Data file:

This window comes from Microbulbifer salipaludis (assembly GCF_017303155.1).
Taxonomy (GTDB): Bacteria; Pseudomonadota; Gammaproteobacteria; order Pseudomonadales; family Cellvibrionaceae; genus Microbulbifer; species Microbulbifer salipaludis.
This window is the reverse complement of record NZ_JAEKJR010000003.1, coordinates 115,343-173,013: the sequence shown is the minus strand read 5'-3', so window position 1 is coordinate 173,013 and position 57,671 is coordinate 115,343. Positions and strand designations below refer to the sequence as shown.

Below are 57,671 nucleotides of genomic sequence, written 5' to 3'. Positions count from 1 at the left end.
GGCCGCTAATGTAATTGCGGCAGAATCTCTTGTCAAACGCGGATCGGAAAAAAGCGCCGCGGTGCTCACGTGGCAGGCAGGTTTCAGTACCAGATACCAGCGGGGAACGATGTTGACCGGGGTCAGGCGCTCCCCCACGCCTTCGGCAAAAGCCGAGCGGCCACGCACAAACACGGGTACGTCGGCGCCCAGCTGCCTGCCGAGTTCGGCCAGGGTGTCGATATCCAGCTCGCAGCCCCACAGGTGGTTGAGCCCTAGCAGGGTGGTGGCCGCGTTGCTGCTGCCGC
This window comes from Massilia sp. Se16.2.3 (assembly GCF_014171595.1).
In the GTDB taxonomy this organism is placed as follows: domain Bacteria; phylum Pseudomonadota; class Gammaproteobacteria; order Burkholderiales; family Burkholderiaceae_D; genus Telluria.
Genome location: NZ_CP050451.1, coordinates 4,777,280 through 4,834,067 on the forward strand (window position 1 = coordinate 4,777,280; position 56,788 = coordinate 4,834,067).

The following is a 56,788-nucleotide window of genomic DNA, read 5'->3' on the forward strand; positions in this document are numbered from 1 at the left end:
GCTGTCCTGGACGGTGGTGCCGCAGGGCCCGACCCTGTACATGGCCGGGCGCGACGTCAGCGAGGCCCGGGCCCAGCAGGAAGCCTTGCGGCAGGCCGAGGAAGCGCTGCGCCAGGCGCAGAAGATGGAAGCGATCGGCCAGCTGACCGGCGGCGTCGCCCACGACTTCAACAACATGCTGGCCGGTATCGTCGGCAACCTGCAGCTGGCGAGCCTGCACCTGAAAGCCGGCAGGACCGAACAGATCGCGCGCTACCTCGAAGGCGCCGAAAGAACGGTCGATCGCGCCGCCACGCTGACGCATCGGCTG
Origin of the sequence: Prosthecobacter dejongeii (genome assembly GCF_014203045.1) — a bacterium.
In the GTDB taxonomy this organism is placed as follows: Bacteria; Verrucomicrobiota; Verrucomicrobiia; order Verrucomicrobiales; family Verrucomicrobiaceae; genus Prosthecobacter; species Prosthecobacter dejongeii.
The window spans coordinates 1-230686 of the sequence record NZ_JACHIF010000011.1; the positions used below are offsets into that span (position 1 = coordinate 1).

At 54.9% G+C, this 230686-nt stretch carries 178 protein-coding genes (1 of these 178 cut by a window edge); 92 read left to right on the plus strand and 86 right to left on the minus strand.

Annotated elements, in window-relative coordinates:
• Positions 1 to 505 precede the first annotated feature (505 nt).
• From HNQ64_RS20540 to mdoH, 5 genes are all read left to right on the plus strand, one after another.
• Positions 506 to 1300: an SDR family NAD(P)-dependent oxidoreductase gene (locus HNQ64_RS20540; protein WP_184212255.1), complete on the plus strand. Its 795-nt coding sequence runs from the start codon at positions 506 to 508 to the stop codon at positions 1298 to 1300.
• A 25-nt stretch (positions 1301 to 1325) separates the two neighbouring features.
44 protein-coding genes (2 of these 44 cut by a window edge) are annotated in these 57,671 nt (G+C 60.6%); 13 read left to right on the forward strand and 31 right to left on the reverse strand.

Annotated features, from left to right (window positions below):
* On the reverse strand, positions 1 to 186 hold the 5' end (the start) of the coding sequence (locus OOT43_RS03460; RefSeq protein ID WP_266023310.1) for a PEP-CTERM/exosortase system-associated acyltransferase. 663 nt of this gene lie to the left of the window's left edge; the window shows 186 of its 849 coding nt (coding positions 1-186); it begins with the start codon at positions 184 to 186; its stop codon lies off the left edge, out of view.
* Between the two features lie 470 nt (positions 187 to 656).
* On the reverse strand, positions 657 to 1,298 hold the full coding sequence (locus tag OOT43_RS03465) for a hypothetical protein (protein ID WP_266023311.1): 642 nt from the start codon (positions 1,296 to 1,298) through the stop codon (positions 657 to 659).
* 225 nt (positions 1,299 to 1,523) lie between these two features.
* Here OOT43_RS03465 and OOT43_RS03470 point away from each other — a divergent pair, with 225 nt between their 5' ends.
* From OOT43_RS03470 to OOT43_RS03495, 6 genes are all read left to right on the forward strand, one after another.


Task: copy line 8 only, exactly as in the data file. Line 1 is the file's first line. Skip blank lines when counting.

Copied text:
Genome location: NZ_CP050451.1, coordinates 4,777,280 through 4,834,067 on the forward strand (window position 1 = coordinate 4,777,280; position 56,788 = coordinate 4,834,067).